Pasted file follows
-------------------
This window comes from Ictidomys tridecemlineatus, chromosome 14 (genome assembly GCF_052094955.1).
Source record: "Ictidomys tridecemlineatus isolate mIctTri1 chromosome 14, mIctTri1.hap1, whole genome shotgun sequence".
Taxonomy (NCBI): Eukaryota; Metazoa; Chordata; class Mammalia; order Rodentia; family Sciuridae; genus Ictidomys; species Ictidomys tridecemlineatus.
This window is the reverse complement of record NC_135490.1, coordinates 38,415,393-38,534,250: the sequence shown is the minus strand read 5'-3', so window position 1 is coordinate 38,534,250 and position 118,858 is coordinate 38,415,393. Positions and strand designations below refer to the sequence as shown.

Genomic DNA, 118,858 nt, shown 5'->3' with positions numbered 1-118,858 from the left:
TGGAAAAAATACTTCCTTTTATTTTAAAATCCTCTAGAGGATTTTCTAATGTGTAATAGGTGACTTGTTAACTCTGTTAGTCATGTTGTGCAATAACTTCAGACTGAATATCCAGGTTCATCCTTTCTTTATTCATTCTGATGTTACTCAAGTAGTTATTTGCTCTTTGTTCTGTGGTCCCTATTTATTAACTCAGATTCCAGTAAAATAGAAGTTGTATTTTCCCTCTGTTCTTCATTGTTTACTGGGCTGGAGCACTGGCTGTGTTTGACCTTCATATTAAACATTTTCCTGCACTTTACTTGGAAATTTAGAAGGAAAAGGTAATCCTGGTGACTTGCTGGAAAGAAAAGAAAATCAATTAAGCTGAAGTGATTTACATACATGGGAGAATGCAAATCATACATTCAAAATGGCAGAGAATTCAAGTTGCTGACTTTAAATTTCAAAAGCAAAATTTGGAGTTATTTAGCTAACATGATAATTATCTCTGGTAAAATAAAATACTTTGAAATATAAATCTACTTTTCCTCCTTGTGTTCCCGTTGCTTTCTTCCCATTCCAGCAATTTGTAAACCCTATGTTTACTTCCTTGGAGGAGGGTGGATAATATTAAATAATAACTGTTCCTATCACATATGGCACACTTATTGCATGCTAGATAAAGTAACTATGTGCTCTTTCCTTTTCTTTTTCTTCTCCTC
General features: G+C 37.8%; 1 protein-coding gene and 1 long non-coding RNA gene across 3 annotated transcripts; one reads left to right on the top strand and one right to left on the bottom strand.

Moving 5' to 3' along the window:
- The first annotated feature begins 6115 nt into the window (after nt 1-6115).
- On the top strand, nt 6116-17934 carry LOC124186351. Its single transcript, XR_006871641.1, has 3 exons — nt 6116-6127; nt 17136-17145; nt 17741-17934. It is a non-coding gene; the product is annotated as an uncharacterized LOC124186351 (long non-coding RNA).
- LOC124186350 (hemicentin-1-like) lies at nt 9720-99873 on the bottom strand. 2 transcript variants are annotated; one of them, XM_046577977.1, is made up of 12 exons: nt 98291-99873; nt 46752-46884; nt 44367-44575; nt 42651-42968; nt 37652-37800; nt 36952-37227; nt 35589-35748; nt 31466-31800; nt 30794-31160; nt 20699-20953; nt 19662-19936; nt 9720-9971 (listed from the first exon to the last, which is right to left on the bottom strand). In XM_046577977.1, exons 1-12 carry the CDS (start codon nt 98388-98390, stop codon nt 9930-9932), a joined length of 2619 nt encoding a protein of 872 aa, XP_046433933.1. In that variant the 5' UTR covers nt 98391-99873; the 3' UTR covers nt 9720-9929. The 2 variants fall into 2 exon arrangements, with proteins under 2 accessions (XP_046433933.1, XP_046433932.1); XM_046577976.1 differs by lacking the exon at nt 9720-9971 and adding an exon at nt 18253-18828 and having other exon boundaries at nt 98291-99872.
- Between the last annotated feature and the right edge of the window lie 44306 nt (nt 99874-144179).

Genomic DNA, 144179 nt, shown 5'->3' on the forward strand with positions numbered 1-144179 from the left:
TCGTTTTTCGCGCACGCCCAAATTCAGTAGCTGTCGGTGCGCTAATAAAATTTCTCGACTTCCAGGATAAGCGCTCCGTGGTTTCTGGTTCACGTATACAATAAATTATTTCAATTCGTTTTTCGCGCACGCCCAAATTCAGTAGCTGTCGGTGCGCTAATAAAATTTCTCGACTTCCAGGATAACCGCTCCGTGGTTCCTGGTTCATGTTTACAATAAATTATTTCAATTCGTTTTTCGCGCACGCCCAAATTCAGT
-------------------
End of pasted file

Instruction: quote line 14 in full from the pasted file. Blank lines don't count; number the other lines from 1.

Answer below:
TCGTTTTTCGCGCACGCCCAAATTCAGTAGCTGTCGGTGCGCTAATAAAATTTCTCGACTTCCAGGATAAGCGCTCCGTGGTTTCTGGTTCACGTATACAATAAATTATTTCAATTCGTTTTTCGCGCACGCCCAAATTCAGTAGCTGTCGGTGCGCTAATAAAATTTCTCGACTTCCAGGATAACCGCTCCGTGGTTCCTGGTTCATGTTTACAATAAATTATTTCAATTCGTTTTTCGCGCACGCCCAAATTCAGT